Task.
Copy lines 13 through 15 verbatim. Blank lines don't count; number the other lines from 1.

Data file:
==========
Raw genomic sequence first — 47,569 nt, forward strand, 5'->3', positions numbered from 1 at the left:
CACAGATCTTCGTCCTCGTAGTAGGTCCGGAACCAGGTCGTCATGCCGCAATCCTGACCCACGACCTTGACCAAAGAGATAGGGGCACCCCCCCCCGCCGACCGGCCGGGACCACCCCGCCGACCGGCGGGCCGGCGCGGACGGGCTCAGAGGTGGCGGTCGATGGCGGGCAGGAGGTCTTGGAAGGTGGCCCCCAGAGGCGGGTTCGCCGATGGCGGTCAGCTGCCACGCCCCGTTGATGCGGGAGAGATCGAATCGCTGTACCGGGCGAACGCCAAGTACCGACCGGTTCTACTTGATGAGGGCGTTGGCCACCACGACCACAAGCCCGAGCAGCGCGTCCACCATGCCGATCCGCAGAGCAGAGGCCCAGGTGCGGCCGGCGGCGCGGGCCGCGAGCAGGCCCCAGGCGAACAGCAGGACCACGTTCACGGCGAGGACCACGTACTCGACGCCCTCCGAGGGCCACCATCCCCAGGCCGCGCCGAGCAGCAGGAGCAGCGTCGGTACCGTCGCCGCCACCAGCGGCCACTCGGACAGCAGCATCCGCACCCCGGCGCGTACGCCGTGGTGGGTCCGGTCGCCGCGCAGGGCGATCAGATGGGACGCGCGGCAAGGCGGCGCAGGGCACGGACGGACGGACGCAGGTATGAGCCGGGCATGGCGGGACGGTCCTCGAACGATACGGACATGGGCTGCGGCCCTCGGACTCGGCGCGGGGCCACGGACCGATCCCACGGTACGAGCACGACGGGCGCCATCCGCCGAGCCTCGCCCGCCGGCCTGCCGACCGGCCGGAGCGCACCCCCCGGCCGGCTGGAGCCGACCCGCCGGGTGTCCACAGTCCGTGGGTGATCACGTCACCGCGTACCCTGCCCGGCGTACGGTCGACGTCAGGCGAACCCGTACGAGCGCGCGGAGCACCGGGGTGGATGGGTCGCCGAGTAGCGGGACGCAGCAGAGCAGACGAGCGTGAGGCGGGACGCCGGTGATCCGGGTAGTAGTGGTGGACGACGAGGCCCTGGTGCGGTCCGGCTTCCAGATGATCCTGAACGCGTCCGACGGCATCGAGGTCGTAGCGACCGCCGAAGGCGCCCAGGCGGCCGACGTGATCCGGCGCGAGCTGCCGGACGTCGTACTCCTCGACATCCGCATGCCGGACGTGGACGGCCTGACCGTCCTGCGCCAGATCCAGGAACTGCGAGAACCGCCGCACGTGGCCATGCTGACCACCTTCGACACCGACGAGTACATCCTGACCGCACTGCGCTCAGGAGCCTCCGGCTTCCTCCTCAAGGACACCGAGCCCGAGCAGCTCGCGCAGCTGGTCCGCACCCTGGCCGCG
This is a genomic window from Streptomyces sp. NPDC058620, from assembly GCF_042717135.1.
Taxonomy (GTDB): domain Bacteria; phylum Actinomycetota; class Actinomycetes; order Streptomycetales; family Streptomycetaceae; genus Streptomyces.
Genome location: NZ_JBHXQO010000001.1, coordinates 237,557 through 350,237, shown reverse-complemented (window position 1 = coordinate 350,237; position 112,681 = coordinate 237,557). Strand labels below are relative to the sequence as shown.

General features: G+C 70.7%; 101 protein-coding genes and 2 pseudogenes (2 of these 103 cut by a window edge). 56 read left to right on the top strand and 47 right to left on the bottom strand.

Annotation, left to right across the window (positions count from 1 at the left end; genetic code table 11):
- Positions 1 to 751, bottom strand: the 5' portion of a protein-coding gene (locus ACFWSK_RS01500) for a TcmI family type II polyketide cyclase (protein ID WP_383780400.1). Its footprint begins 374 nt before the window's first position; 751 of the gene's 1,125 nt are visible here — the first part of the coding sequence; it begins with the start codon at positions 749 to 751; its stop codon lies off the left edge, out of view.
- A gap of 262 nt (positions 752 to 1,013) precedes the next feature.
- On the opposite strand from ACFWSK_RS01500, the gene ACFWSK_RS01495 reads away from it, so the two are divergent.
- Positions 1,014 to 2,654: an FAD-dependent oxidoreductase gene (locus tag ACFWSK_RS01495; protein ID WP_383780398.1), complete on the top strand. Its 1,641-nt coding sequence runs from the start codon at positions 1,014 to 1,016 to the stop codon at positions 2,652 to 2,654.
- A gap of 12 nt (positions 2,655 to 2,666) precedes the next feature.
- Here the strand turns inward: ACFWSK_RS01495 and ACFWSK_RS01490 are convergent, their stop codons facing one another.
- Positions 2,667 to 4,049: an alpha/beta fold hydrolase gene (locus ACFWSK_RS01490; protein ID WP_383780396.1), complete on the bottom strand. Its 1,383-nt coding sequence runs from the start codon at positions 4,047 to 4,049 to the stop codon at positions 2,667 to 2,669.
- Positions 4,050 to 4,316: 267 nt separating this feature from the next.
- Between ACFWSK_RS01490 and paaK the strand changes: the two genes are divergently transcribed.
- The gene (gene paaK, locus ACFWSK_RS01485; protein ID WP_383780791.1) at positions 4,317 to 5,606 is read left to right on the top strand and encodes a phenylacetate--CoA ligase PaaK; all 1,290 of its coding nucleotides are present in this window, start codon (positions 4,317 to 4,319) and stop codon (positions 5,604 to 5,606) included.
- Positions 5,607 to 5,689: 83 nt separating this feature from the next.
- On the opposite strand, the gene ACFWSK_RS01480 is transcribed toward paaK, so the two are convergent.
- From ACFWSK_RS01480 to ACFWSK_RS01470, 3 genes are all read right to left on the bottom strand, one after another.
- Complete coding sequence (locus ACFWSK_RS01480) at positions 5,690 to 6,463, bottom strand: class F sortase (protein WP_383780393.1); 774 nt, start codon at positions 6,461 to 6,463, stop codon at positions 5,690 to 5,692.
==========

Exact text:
- Here the strand turns inward: ACFWSK_RS01495 and ACFWSK_RS01490 are convergent, their stop codons facing one another.
- Positions 2,667 to 4,049: an alpha/beta fold hydrolase gene (locus ACFWSK_RS01490; protein ID WP_383780396.1), complete on the bottom strand. Its 1,383-nt coding sequence runs from the start codon at positions 4,047 to 4,049 to the stop codon at positions 2,667 to 2,669.
- Positions 4,050 to 4,316: 267 nt separating this feature from the next.